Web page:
I am a kid stepping out towards adulthood with a range of experiences tucked under my belt that give me a cynical disgruntled air I much despise in myself. If I could just change the mindset of several million people, life would be much easier and more fulfilling: you see, I am a crip child demanding a future that is not bleak and not boring.

Story Seven: Adulthood Here I Come

It's a hazardous business trying to work as a freelance and best done when one has experience under one's belt, but what choice have I got? As things stand, I can't go to university as I have no education and no ability to take exams, as well as no inclination to follow a structured course that would entail my doing what I am told and specialising in one subject. I can't take a gap year because there's no gap - no school, no university - although I would very much like to travel some more, see other places, talk to other people. I cannot, being dependent upon my mother, obtain salaried employment. I cannot take a series of casual jobs. What choice have I other than occasional freelance work and life on benefits?

But there's no market for me to be anything but disabled, noone is interested in anything I have to say, other than curiosity about me and my disability - the perennial questions about how I communicate (if you're adult), and how I go to the toilet (if you're under 10). I cannot hide my disability, and why should I when it dominates my life and is a central part of my being me. When I first got on the internet in 1997 I found I could be anything I wanted to be and that I didn't want to be anyone but me. It's hard work concealing even one's age as I tried for a few months to do. Talking of age, I'm sure every woman of a certain age knows how they were only supposed to cover certain stories - well done Kate Adie, well done, for breaking a mould, and black people, could anyone take a black person seriously as a newscaster - yes of course they can, now. The world has moved on, let's shift it on even further, let's allow me a life where I can discuss anything and still be taken seriously: I want to escape my preoccupation with self.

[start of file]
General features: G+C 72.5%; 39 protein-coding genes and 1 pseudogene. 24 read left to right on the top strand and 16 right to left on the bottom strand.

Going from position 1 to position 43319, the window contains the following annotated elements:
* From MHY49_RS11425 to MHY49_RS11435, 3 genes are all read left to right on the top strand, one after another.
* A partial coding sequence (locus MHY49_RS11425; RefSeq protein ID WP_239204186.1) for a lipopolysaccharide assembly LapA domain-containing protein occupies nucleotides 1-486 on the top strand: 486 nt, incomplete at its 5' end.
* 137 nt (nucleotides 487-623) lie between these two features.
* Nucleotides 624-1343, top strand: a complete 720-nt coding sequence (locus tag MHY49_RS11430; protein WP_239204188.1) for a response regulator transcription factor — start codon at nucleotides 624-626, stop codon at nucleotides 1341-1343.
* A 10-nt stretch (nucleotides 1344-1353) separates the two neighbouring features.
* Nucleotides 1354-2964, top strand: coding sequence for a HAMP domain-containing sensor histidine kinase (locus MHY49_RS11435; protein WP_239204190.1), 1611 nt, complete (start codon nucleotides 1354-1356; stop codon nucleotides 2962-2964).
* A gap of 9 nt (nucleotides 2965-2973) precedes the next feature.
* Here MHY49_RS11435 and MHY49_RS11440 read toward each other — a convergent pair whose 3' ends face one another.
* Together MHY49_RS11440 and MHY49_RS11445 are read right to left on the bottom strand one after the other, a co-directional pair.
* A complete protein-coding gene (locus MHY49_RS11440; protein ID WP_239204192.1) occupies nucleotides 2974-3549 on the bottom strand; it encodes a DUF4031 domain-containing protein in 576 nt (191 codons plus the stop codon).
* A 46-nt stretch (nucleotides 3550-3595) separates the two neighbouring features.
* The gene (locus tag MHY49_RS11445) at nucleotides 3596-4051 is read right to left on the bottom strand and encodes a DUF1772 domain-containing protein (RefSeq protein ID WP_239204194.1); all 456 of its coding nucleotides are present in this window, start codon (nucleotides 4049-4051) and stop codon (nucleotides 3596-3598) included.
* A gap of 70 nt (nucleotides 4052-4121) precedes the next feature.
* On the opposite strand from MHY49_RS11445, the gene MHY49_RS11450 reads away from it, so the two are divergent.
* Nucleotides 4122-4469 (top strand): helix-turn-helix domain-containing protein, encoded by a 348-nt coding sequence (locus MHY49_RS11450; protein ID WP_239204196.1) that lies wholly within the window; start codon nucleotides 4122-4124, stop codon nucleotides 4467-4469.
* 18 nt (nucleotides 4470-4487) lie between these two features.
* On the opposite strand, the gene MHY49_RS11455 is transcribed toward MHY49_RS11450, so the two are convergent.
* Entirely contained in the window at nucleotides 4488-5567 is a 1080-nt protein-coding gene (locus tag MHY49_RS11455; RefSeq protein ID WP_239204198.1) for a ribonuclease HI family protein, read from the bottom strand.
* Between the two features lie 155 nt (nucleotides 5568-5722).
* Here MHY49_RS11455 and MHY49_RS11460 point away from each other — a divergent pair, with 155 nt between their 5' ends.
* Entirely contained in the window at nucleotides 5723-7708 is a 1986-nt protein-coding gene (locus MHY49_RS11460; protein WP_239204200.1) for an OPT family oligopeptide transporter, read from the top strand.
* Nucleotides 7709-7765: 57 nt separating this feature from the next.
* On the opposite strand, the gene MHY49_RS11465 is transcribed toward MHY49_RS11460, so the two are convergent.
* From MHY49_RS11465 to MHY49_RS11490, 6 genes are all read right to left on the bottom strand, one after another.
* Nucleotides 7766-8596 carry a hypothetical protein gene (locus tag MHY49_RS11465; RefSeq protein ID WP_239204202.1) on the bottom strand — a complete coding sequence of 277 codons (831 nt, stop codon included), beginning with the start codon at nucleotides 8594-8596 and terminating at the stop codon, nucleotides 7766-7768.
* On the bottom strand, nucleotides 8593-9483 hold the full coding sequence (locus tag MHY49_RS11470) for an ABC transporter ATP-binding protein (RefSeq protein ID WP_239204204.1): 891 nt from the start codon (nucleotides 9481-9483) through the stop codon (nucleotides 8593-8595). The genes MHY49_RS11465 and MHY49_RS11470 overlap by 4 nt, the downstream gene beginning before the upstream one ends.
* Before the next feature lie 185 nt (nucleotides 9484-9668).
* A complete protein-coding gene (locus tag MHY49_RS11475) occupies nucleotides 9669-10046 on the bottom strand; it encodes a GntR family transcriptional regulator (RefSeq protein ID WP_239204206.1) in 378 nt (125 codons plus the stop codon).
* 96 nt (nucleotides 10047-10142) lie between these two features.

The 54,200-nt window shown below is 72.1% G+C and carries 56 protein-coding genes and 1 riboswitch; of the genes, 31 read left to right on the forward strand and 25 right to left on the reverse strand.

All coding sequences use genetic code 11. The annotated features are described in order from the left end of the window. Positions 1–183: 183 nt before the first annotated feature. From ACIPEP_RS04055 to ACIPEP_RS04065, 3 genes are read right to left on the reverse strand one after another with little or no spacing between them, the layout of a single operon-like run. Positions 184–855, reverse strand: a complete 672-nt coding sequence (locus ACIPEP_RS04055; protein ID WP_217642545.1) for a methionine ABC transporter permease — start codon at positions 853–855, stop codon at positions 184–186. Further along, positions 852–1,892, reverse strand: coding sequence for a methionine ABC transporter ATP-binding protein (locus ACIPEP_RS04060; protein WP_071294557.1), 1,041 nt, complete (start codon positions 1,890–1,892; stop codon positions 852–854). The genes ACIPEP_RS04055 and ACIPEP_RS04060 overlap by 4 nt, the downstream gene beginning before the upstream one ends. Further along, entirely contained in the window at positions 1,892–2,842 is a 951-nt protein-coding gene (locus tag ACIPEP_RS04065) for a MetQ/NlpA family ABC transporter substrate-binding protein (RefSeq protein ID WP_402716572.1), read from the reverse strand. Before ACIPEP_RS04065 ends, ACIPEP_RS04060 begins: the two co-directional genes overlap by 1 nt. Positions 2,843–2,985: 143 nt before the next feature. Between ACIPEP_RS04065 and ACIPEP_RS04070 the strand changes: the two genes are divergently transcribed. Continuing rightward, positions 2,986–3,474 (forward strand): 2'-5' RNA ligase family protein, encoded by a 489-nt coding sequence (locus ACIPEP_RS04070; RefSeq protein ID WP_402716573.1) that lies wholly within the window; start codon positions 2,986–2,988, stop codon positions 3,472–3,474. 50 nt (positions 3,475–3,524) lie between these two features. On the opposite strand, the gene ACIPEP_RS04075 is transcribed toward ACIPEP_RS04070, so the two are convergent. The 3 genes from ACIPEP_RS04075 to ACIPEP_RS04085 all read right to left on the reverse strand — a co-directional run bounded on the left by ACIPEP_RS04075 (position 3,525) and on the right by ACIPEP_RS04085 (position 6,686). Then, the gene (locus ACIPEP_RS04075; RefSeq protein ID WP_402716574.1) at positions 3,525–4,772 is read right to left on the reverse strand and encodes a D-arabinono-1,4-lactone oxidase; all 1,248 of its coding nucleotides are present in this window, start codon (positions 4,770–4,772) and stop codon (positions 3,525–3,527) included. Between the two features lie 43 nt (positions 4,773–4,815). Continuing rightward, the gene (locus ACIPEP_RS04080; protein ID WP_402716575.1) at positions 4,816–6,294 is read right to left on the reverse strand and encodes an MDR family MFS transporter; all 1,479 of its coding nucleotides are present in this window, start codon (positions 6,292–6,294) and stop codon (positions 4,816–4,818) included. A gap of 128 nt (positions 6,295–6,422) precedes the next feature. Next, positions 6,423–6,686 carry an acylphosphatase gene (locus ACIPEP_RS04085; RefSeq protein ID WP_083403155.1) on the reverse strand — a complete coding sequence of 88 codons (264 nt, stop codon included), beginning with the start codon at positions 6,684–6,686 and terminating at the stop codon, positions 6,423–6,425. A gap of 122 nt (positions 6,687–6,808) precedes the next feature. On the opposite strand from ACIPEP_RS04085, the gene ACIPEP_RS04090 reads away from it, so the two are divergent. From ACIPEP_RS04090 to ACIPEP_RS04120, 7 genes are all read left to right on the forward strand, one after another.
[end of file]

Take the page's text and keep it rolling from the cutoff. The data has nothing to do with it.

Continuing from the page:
I have been elected already to the Society of Authors on the basis of a contract to write an afternoon play for BBC Radio 4. But I haven't actually written the play yet. I was offered £60 per minute for a 45 minute script this time last year but when the contract came back for final signing the inde who had the commission omitted a clause that had been in earlier and wrote in a covering letter to my mother that I could not be paid to rehearse the person playing me because my disability precluded my attending rehearsals. I went to the DRC who advised that their behaviour was totally illegal if at the time of writing the letter they had 15 or more people under contract, and totally legal if they had fewer. The inde pulled out of the contract altogether and I wrote in protest to the BBC because I found it outrageous that a huge institution like they are commissions programmes about disability from companies that practise discrimination against us. They responded by taking the programme in-house but apparently I now get a much less good rate of pay, around £20 per minute, so I'm not a winner, am I, and the transmission date has moved from September 2000, to March 2001, to April 2001, to who knows when?

Am I supposed to take it all lying down? My personality makes me an active not a passive person but I don't want to spend my life fighting battles all day long because it is so wearing, so stressful and such a waste of time. I do not feel that my natural forte is as a disabled activist. It is an irritation to me that things need sorting, but I don't trust things to happen if I don't help to make them happen. Someone has to point out to people what's wrong, give the user feedback, try to effect necessary change. And make no mistake change is very very very necesssary, at least here in the Deep South (my mother's native land may be heading in another direction).

I went to discuss my financial affairs with my building society. I have had an account with them since I was a very small child and put in all my savings cos I like saving and I dislike spending money. I'm a rainy day person you see. When I was given £2,000 following the untimely demise of a very nice Oxford physicist who had promised to become my godmother, I spent two hundred and something on a handsome small chest of drawers that was both beautiful and functional for me and would be a daily memento and I banked the rest. As part of the taking charge of my life that this year I am embarked upon, I went to talk about rates of interest to the YBS. My mother explained to the woman behind the very high counter that I wanted to speak to her. She replied that they normally found it unnecessary to talk to wheelchair users as they were usually with an able-bodied person whom they could talk to instead. She made no effort to talk to me and we left. I wrote to the chief executive about the incident and received an apology by return of post and also one from the branch manager and a promise that their services to disabled customers would improve. They have indeed put in an electrically operated door with a disabled access button, and that is a more obvious change than Habitat in Canterbury have managed.